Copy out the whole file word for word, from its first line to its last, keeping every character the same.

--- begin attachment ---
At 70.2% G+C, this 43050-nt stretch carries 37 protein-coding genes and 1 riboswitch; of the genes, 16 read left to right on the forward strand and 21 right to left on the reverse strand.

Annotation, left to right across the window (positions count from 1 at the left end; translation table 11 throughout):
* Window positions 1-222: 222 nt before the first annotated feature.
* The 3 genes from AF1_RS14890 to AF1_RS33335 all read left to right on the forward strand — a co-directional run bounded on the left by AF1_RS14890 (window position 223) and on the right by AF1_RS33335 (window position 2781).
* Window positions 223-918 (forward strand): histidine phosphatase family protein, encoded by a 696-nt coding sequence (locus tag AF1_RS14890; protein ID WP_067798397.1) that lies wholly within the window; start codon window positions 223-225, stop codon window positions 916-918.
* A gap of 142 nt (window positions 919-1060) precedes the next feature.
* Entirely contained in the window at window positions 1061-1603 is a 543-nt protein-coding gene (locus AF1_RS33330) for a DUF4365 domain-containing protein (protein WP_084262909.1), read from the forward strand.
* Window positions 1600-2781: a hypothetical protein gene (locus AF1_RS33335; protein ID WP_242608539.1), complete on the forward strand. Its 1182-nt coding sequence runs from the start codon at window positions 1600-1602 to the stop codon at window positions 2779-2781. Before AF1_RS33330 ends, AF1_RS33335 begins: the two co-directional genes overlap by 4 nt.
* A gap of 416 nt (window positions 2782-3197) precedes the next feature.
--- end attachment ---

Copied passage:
At 70.2% G+C, this 43050-nt stretch carries 37 protein-coding genes and 1 riboswitch; of the genes, 16 read left to right on the forward strand and 21 right to left on the reverse strand.

Annotation, left to right across the window (positions count from 1 at the left end; translation table 11 throughout):
* Window positions 1-222: 222 nt before the first annotated feature.
* The 3 genes from AF1_RS14890 to AF1_RS33335 all read left to right on the forward strand — a co-directional run bounded on the left by AF1_RS14890 (window position 223) and on the right by AF1_RS33335 (window position 2781).
* Window positions 223-918 (forward strand): histidine phosphatase family protein, encoded by a 696-nt coding sequence (locus tag AF1_RS14890; protein ID WP_067798397.1) that lies wholly within the window; start codon window positions 223-225, stop codon window positions 916-918.
* A gap of 142 nt (window positions 919-1060) precedes the next feature.
* Entirely contained in the window at window positions 1061-1603 is a 543-nt protein-coding gene (locus AF1_RS33330) for a DUF4365 domain-containing protein (protein WP_084262909.1), read from the forward strand.
* Window positions 1600-2781: a hypothetical protein gene (locus AF1_RS33335; protein ID WP_242608539.1), complete on the forward strand. Its 1182-nt coding sequence runs from the start codon at window positions 1600-1602 to the stop codon at window positions 2779-2781. Before AF1_RS33330 ends, AF1_RS33335 begins: the two co-directional genes overlap by 4 nt.
* A gap of 416 nt (window positions 2782-3197) precedes the next feature.